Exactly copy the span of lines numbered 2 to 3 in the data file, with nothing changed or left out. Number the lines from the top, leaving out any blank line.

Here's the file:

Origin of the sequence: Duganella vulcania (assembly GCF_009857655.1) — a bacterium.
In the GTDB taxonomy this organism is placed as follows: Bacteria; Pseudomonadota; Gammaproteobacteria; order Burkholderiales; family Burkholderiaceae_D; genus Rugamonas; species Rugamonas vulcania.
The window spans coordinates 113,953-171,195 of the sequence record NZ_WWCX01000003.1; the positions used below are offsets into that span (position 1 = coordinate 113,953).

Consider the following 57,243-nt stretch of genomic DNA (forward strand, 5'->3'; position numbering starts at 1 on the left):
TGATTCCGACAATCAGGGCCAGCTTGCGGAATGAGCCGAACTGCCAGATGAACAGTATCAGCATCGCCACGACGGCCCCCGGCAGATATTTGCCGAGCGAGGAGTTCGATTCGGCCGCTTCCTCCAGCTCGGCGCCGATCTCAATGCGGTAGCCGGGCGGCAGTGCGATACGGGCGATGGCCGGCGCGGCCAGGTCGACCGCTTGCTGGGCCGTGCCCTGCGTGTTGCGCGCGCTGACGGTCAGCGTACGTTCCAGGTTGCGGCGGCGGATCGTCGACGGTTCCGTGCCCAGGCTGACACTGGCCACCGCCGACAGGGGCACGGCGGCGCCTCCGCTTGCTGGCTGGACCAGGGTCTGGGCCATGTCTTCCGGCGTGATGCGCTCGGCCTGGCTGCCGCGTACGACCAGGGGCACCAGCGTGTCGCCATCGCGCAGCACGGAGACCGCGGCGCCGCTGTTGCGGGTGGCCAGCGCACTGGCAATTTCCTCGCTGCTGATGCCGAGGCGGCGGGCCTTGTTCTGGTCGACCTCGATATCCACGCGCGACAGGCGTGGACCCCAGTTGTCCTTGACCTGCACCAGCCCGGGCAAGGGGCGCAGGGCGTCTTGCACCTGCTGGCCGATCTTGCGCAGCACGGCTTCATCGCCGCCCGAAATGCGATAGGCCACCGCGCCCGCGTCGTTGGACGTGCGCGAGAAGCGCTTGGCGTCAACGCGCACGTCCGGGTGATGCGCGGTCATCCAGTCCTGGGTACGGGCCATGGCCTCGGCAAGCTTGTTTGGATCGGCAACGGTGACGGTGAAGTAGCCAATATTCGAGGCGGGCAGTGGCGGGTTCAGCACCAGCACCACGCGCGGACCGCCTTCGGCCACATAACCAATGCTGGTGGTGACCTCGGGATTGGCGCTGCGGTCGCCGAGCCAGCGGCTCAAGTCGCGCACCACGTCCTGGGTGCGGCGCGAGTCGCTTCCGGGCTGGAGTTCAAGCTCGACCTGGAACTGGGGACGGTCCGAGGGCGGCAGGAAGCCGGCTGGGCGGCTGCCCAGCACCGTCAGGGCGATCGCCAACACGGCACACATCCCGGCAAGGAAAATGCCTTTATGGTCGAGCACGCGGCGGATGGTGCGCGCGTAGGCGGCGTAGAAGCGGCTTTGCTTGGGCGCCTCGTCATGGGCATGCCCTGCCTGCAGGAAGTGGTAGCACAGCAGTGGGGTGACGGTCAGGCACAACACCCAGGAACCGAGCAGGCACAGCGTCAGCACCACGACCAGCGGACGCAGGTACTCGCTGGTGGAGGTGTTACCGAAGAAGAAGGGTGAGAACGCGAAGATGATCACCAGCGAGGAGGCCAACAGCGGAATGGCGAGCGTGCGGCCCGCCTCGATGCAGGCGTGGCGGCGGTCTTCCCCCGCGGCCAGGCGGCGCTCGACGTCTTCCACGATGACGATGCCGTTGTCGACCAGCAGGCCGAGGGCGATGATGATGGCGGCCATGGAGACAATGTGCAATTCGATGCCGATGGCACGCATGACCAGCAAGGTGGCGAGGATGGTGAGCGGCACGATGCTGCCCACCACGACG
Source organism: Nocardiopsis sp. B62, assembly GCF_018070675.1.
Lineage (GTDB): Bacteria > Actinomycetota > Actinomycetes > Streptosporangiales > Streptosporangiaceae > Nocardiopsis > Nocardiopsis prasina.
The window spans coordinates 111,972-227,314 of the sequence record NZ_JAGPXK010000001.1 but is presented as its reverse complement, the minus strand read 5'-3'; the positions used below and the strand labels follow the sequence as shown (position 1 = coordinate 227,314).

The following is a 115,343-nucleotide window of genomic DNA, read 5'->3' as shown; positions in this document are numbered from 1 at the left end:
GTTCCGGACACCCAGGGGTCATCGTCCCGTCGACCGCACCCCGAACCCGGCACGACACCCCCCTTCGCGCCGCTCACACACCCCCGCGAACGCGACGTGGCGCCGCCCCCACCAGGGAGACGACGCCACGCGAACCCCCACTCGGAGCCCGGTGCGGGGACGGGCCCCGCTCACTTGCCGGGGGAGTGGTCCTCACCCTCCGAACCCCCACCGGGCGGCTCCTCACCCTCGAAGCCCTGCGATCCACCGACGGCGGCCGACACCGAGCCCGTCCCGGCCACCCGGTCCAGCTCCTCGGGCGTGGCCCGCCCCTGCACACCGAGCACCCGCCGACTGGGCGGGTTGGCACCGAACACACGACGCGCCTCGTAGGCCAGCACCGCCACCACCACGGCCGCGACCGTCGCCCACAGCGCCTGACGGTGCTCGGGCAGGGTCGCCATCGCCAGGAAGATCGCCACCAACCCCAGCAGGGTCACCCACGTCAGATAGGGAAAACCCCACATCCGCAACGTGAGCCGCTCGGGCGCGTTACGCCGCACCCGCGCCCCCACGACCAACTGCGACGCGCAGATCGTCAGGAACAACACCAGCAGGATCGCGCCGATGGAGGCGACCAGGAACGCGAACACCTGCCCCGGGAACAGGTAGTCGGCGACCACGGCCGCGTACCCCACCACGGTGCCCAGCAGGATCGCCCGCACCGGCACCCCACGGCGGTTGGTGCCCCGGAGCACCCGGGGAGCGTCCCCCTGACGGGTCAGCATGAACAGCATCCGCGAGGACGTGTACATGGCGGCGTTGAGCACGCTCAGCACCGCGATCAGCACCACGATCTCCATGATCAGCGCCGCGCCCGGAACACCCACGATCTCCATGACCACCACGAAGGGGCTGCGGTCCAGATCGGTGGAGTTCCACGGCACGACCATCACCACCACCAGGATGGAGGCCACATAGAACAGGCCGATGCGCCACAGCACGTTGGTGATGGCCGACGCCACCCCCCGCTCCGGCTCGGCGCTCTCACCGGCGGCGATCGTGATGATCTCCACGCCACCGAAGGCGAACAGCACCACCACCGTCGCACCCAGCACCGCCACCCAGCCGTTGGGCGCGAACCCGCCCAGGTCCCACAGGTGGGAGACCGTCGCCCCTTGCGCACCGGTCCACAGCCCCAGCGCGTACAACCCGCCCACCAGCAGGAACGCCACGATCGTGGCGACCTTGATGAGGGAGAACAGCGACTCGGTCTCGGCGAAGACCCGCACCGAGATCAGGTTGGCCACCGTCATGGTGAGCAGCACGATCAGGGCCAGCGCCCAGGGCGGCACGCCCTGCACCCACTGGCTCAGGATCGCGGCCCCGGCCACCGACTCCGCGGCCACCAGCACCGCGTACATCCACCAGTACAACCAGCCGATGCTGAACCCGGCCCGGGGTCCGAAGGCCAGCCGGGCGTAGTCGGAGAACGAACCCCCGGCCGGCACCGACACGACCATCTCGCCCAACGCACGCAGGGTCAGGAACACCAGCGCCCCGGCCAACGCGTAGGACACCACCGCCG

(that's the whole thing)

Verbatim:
In the GTDB taxonomy this organism is placed as follows: Bacteria; Pseudomonadota; Gammaproteobacteria; order Burkholderiales; family Burkholderiaceae_D; genus Rugamonas; species Rugamonas vulcania.
The window spans coordinates 113,953-171,195 of the sequence record NZ_WWCX01000003.1; the positions used below are offsets into that span (position 1 = coordinate 113,953).